Think nothing gain’d,' he cries, ' till nought remain,
« On Moscow's walls till Gothick standards fly,
· And all be mine beneath the polar sky.'
The march begins in military state,
And nations on his eye suspended wait ;
Stern Famine guards the folitary coast,
And Winter barricades the realm of Frost,
He comes ; not want and cold his course delay-
Hide, blushing Glory; hide Pultowa's day :
The vanquish'd hero leaves his broken bands,
And Mews his miseries in diftant lands; ,
Condemn’d a needy supplicant to wait,
While ladies interpose, and llaves debate.
But did not Chance at length her error mend?
Did no subverted empire mark his end?
Did rival monarchs give the fatal wound,
Or hostile millions press him to the ground?

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His fall was deftin'd to a barren strand,
A petty fortress, and a dubious hand;
He left the name, at which the world grew pale,
To point a moral, or adorn a tale.

All times their scenes of pompous woes afford,
From Persia's tyrant to Bavaria's lord.
In gay hostility, and barb'rous pride,
With half mankind embattled at his fide,
Great Xerxes comes to seize the certain prey,
And ftarves exhausted regions in his

way :
Attendant Flátt'ry counts his myriads o'er,
Till counted myriad's foothe his pride no more ;
Fresh praise is try'd, till madness firés his mind,
The waves he lashes, and enchains the wind;
New pow'rs are claim'd, new pow'rs are still bestow'd,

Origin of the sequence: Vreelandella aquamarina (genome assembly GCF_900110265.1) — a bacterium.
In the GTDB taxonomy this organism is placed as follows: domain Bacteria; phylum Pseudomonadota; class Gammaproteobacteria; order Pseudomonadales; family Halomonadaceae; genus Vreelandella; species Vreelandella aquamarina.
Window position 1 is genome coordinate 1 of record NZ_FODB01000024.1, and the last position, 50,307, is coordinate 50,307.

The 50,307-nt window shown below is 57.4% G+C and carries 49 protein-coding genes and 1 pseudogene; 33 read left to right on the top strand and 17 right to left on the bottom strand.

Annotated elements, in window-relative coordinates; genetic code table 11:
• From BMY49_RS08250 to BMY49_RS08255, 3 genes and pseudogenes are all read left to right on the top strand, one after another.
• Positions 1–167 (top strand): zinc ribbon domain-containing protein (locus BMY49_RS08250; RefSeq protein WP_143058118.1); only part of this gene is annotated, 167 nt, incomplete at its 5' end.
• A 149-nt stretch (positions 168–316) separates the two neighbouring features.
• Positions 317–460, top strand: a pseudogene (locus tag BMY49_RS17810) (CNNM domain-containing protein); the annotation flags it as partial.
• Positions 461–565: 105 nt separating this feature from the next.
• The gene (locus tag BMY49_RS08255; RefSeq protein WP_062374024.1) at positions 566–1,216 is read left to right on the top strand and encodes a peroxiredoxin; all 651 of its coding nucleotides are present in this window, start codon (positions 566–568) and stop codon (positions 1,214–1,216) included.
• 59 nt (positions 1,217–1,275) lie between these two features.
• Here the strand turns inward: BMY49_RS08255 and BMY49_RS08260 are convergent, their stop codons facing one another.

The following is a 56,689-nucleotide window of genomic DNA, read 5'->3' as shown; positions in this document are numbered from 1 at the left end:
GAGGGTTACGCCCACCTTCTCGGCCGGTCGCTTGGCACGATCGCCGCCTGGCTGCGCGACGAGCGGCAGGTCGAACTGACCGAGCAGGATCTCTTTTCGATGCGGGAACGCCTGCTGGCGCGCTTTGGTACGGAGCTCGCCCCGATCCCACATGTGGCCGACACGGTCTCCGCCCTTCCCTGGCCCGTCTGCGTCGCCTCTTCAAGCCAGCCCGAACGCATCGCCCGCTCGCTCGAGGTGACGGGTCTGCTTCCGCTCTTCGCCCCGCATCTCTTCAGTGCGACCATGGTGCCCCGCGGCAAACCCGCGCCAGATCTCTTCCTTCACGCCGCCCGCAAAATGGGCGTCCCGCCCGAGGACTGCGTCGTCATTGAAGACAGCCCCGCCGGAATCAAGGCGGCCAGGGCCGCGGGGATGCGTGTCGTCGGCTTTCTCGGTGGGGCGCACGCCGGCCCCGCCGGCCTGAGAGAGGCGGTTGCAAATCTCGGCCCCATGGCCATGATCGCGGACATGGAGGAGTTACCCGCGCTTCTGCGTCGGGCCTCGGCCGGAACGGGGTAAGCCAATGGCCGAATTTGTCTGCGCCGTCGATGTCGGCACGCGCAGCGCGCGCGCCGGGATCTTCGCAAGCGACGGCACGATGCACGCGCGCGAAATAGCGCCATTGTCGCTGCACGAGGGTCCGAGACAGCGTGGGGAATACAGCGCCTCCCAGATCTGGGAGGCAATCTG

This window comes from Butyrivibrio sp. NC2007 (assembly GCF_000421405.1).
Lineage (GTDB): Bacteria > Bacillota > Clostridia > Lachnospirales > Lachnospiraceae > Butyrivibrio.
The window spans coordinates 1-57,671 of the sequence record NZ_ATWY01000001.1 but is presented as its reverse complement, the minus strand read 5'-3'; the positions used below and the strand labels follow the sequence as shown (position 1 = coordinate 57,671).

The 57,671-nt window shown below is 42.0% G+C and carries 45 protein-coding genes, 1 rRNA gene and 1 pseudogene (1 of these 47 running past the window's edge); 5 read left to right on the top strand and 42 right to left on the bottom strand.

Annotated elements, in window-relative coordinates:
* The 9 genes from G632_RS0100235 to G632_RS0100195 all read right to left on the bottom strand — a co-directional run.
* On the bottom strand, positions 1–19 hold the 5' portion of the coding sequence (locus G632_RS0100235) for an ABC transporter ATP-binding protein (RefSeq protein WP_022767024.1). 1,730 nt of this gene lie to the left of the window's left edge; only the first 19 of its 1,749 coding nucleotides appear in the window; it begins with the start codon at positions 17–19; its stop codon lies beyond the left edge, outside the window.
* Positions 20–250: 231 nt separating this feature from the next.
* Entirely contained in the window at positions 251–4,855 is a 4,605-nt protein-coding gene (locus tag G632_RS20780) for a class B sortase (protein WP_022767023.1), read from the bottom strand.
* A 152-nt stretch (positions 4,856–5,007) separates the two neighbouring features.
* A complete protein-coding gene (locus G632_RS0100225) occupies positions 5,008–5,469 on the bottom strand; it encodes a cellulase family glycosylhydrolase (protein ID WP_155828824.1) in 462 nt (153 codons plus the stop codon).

Till rude refiftance lops the spreading god.
The daring Greeks deride the martial show,
And heap their vallies with the gaudy foe :
Th’ infulted sea with humbler thoughts he gains,
A fingle skiff to speed his flight remains ;
Th’incumber'd oar scarce leaves the dreaded coaft,
Thro' purple billows, and a floating hoft.

The bold Bavarian, in a luckless hour,
Tries the dread summits of Cesarean pow'r;
With unexpected legions bursts away,
And sees defenceless realms receive his fway.
Short sway! fair Austria spreads her mournful charms,
The queen, the beauty, fèts the world in arms;
From hill to hill the beacons rouzing blaže
Spreads wide the hope of plunder and of praise.
The fierce Croatian, and the wild Hussar,
And all the sons of ravage croud the war ;
The baffled prince, in honour's flatt’ring bloom,
Of hasty greatness finds the fatal doom,
His foes derifion, and his subjects blame,
And steals to death, from anguish and from shame.
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Enlarge my life with multitude of days!'
In health, in sickness, thus the suppliant prays;
Hides from himself his state, and shuns to know,
That life protracted, is protracted woe.
Time hovers o'er, impatient to destroy,
And futs up all the passages of joy:
In vain their gifts the bounteous seasons pour,
The fruit autumnal, and the vernal flow'r ;
With lifless eyes the dotard views the store,
He views, and wonders that they please no more.
Now.pall the tasteless meats, and joyless wines,
And Luxury with fighs her slave resigns.
Approach, ye minstrels, try the foothing strain,
And yield the tuneful lenitives of pain :
No founds, alas! would touch th' impervious ear,
Tho' dancing mountains witness Orpheus near ;
Nor lute nor lyre his feeble pow'rs attend,
Nor sweeter musick of a virtuous friend;
But everlasting dictates croud his tongue,
Perversely grave, or positively wrong.
The ftill-returning tale, and ling'ring jest,
Perplex the fawning niece and pamper'd guest,
While growing hopes scarce awe the gath’ring sneer,
And scarce a legacy can bribe to hear :
The watchful guests ftill hint the last offence,
The daughter's petulance, the son's expence ;
Improve his heady rage with treach'rous skill,
And mould his passions till they make his will.

Unnumber'd maladies his joints invade,
Lay fiege to life, and press the dire blockade;
But unextinguish'd Av'rice still remains,
And dreaded losses aggravate his pains :
He turns, with anxious heart and crippled hands,
His bonds of debt, and mortgages of lands ;
Or views his coffers with suspicious eyes,
Unlocks his gold, and counts it-till he dies.

But